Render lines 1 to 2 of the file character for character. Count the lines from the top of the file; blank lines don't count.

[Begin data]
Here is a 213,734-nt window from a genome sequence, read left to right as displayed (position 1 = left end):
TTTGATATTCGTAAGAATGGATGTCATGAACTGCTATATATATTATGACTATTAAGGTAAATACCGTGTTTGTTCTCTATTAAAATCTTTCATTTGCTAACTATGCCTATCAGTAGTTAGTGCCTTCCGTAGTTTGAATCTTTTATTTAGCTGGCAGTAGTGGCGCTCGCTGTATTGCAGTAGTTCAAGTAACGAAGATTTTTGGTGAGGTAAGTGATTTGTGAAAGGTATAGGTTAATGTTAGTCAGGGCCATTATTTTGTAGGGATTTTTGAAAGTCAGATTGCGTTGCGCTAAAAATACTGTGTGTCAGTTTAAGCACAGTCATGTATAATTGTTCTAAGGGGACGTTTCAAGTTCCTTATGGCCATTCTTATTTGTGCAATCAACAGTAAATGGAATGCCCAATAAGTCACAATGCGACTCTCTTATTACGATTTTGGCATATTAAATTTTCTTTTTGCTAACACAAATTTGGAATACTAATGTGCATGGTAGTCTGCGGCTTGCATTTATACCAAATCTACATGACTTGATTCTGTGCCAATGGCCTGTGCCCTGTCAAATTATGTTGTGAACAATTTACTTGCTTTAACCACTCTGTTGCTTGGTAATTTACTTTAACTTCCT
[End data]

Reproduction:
Here is a 213,734-nt window from a genome sequence, read left to right as displayed (position 1 = left end):
TTTGATATTCGTAAGAATGGATGTCATGAACTGCTATATATATTATGACTATTAAGGTAAATACCGTGTTTGTTCTCTATTAAAATCTTTCATTTGCTAACTATGCCTATCAGTAGTTAGTGCCTTCCGTAGTTTGAATCTTTTATTTAGCTGGCAGTAGTGGCGCTCGCTGTATTGCAGTAGTTCAAGTAACGAAGATTTTTGGTGAGGTAAGTGATTTGTGAAAGGTATAGGTTAATGTTAGTCAGGGCCATTATTTTGTAGGGATTTTTGAAAGTCAGATTGCGTTGCGCTAAAAATACTGTGTGTCAGTTTAAGCACAGTCATGTATAATTGTTCTAAGGGGACGTTTCAAGTTCCTTATGGCCATTCTTATTTGTGCAATCAACAGTAAATGGAATGCCCAATAAGTCACAATGCGACTCTCTTATTACGATTTTGGCATATTAAATTTTCTTTTTGCTAACACAAATTTGGAATACTAATGTGCATGGTAGTCTGCGGCTTGCATTTATACCAAATCTACATGACTTGATTCTGTGCCAATGGCCTGTGCCCTGTCAAATTATGTTGTGAACAATTTACTTGCTTTAACCACTCTGTTGCTTGGTAATTTACTTTAACTTCCT